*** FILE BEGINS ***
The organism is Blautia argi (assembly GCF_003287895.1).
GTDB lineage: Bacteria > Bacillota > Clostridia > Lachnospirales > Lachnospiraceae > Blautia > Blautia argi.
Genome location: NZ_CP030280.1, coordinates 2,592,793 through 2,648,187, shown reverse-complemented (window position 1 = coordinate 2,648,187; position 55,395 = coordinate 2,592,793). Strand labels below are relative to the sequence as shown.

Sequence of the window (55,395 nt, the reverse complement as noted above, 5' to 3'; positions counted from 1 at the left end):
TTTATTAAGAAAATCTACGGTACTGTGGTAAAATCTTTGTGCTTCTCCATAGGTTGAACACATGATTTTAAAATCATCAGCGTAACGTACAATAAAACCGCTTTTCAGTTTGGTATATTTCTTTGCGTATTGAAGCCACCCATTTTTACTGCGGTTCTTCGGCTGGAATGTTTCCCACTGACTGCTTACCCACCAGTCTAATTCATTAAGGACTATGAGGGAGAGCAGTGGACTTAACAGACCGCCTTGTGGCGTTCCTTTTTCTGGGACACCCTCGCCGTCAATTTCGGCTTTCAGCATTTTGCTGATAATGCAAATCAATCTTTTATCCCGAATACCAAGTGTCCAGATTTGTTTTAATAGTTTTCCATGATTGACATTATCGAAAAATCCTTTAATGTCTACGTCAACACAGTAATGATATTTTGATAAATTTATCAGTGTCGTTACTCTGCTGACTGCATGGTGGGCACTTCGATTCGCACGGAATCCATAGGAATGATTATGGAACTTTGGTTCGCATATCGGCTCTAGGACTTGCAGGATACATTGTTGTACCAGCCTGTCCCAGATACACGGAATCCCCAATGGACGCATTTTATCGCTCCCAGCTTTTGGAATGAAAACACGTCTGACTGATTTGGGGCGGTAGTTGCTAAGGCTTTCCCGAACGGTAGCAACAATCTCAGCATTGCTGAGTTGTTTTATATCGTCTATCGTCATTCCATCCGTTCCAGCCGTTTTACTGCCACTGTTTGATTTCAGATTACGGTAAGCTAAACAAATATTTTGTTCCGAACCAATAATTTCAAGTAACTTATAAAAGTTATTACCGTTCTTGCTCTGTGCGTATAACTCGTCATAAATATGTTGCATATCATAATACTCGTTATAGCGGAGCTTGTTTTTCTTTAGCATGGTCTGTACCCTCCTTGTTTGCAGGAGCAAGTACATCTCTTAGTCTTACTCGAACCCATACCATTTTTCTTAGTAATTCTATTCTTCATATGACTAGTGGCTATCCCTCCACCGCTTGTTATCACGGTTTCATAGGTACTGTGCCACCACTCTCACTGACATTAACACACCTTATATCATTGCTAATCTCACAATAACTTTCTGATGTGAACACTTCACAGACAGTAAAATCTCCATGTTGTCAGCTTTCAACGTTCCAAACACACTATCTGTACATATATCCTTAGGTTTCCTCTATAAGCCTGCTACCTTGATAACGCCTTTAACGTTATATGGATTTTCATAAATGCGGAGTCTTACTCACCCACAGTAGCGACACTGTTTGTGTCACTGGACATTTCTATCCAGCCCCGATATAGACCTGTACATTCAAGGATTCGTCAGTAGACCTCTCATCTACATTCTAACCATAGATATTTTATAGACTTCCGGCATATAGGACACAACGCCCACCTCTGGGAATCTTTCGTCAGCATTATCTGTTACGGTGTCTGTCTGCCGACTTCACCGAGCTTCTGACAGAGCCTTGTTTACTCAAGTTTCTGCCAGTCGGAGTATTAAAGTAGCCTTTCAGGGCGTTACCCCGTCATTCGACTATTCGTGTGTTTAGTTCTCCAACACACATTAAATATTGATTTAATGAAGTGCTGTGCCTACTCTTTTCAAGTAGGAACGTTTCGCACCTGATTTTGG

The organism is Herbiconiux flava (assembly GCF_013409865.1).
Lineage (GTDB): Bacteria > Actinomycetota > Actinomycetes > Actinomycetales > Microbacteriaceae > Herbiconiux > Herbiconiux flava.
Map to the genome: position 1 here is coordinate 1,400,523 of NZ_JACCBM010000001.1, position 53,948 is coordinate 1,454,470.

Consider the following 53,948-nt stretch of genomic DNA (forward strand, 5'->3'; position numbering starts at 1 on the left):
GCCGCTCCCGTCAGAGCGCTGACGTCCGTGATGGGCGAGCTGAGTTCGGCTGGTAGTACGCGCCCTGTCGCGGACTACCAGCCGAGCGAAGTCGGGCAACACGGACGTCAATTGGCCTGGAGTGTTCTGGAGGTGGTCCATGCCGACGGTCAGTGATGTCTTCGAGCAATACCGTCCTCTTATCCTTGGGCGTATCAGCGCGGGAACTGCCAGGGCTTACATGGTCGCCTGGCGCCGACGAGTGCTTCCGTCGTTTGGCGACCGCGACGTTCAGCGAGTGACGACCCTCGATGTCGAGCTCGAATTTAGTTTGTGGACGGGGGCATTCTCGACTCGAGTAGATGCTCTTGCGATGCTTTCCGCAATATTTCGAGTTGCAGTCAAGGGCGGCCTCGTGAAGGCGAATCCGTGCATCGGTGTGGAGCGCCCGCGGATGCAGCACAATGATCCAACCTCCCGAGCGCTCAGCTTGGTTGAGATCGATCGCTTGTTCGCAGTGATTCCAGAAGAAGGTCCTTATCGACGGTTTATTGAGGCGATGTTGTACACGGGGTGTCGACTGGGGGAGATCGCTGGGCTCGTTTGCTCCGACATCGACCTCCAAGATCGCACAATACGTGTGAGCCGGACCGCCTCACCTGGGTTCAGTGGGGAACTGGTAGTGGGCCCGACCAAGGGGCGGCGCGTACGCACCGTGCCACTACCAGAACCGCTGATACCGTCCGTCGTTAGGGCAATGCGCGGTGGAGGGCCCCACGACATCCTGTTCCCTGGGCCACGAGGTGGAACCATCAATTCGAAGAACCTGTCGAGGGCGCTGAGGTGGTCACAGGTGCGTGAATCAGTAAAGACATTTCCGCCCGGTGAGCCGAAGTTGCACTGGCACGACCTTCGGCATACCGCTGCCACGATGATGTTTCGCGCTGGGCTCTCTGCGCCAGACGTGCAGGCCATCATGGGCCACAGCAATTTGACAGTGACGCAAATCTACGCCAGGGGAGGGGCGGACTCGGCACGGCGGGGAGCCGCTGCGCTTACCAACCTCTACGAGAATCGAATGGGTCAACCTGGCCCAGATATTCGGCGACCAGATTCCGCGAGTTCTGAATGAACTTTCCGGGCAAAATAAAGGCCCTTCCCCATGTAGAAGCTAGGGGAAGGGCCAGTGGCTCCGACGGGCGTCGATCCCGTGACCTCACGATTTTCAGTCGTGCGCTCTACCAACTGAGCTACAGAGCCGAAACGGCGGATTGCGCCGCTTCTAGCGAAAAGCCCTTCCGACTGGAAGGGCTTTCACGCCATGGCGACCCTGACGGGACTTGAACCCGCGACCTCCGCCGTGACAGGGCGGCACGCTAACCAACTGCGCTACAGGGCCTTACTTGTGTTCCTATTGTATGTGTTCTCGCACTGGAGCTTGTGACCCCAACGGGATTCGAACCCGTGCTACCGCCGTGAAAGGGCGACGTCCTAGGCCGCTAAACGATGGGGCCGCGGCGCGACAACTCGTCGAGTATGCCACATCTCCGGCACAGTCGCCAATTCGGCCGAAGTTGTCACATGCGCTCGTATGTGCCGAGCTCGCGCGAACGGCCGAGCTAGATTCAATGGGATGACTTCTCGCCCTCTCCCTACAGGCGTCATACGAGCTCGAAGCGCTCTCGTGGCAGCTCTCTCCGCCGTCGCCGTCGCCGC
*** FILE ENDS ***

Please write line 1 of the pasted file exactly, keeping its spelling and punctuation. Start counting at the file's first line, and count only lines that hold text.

The organism is Blautia argi (assembly GCF_003287895.1).